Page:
Semi-field evaluations to compare foliage treated D-ATSB with ATSB and ASB were conducted at the Entomology and Nematology Department of the University of Florida. Adult Ae. albopictus and Ae. aegypti mosquitoes (5–7 day-old) were provided by the USDA Center for Medical, Agricultural, and Veterinary Entomology (CMAVE) in Gainesville, FL, USA. Screened portable field cages (Lumite®) (2 W × 2 H × 4 L m) were fastened to a solid foundation and utilized as the testing arenas. The evaluation used three cages for each species of mosquito with one cage for each treatment for a total of six cages. Each cage contained three non-flowering Indian Hawthorn plants (Rhaphiolepis indica (L.) Lindl. ex Ker Gawl) and two 8 oz containers with water-saturated cotton balls as water sources. Treatment formulations consisted of ASB as a negative control, ATSB as a positive control, and 1% O and 1% LA D-ATSB as the experimental treatment. For each treatment, three plants were individually sprayed with 20 ml of each treatment solution and allowed to dry for up to one hour.
After the drying period, 500 female mosquitoes were released into the cages. BioGent™ Sentinel traps (BioGents, Regensburg, Germany) baited with BioGent™ lure (lactic acid, ammonia, caproic acid) (BioGents, Regensburg, Germany) were placed into cages 48 h after the initial release. BGS traps were collected 24 h after their placement and the mosquitoes that were caught were counted. Three preparations of treatments were conducted on a new day with each formulation evaluated in each cage once. During each experimental preparation of treatments, the plants were washed with soap and water, and allowed to dry before the fresh formulations were applied to the plants. The replicate schedule for D-ATSB semi-field studies follows.
Ae. albopictus: 1 experimental treatment (1% LA and 1% O) and 2 controls [ASB (negative control) and ATSB (positive control)] × 3 semi-field cages × 3 BGS traps (collection devices) × 3 preparations of treatments (newly prepared ATSB formulations freshly applied to plants) = (N = 81)
Ae. aegypti: 1 experimental treatment (1% LA and 1% O) and 2 controls [ASB (negative control) and ATSB (positive control)] × 3 semi-field cages × 3 BGS traps (collection devices) × 3 preparations of treatments (newly prepared ATSB formulations freshly applied to plants) = (N = 81).
Analyses of variances (ANOVAs) was conducted on the percent attraction of Ae. aegypti to D-ATSB combinations, the mean percent mortality and mean excrement droplet counts per mosquito, and the mean percent reduction of mosquitoes through BGS trap collection data for both Ae. aegypti and Ae. albopictus in each experiment through JMP 11 statistical software (SAS Institute Inc., Cary, NC, USA). The percent mortality data in laboratory studies were Henderson-Tilton corrected to account for the negative controls .
The analysis for the attraction studies of Ae. aegypti at 20 min in the olfactometer was conducted recognizing the study as a block design, blocked by preparation of treatments, recognizing groups [(experimental treatments: D-ATSB dilutions (ATSB +: 0.01 LA and 0.01 O; 0.01 LA and 1 O; 0.1 LA and 1 O; 1 LA and 1 O), ATSB and ASB), and empty control ports] as the main effects and the averaged arcsine [square root (attraction)] as the dependent variables.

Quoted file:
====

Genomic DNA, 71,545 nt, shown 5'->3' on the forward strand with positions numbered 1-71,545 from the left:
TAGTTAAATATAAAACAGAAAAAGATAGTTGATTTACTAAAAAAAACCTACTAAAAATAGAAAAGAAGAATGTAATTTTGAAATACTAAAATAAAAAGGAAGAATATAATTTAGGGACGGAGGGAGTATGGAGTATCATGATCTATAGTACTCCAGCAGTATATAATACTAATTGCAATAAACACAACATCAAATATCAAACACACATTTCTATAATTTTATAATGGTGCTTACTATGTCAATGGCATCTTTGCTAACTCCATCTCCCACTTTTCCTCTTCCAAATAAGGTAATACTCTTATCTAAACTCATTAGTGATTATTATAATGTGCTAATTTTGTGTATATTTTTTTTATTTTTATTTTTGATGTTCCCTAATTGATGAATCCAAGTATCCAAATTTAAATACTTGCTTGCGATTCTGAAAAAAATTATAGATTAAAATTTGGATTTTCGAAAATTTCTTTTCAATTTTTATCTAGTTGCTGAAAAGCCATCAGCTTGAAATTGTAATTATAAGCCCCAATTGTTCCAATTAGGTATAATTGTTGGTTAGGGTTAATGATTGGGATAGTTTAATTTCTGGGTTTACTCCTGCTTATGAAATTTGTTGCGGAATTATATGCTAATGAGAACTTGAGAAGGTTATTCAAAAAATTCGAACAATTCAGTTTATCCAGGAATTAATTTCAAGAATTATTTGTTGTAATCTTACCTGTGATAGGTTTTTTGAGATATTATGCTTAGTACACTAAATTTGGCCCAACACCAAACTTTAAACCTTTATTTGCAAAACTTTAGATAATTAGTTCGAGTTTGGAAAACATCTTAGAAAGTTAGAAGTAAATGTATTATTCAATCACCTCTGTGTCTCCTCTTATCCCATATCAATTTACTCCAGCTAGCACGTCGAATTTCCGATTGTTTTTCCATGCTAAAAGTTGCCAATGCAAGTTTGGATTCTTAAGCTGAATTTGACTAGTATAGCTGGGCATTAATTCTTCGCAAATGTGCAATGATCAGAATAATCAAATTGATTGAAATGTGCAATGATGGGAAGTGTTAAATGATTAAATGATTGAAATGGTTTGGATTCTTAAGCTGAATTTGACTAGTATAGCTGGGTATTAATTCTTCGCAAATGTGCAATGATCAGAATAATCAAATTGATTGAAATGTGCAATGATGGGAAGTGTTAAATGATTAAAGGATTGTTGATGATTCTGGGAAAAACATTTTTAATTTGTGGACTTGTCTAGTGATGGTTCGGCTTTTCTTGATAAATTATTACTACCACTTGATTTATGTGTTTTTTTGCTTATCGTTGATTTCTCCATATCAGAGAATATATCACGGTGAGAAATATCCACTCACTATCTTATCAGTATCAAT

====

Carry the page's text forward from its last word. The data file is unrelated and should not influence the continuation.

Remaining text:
The analysis for the laboratory percent mortality of Ae. albopictus at 96 h was conducted recognizing the study as a block design, blocked by preparation of treatments, recognizing groups [experimental treatments (D-ATSB: 1 LA and 1 O + ATSB, ATSB and ASB)] as the main effects and the averaged arcsine [square root (Henderson-Tilton corrected proportion mortality)] as the dependent variables. The analysis for the laboratory excrement droplet count per mosquito of Ae. albopictus at 96 h was conducted recognizing the study as a block design, blocked by preparation of treatments, recognizing groups [experimental treatments (D-ATSB: 1 LA and 1 O + ATSB, ATSB and ASB)] as the main effects and the averaged square root (excrement droplet count per mosquito) as the dependent variables.
The analysis for the laboratory percent mortality of Ae. aegypti at 96 h was conducted recognizing the study as a block design, blocked by preparation of treatments, recognizing groups [experimental treatments (D-ATSB: 1 LA and 1 O + ATSB, ATSB and ASB)] as the main effects and the averaged arcsine [square root (Henderson-Tilton corrected proportion mortality)] as the dependent variables. The analysis for the laboratory excrement droplet count per mosquito of Ae. aegypti at 96 h was conducted recognizing the study as a block design, blocked by preparation of treatments, recognizing groups [experimental treatments (D-ATSB: 1 LA and 1 O + ATSB, ATSB, and ASB)] as the main effects and the averaged square root (excrement droplet count per mosquito) as the dependent variables.
The analysis for the semi-field studies of D-ATSB on Ae. albopictus and Ae. aegypti was conducted recognizing the study as a block design, blocked by preparation of treatments/rotation of cage placement, recognizing groups [experimental treatments (D-ATSB: 1 LA and 1 O + ATSB, ATSB and ASB)] as the main effects and the averaged arcsine [square root (proportion of mosquito reduction from BGS trap collections)] as the dependent variables. When significant differences were observed for (attraction, percent mortality, excrement droplets per mosquito, and percent reductions), a Tukey’s HSD, or Tukey’s Students t-test were performed to separate the means, accepting differences at α ≤ 0.05. For all graphs, the data are displayed with untransformed means and standard error of the means.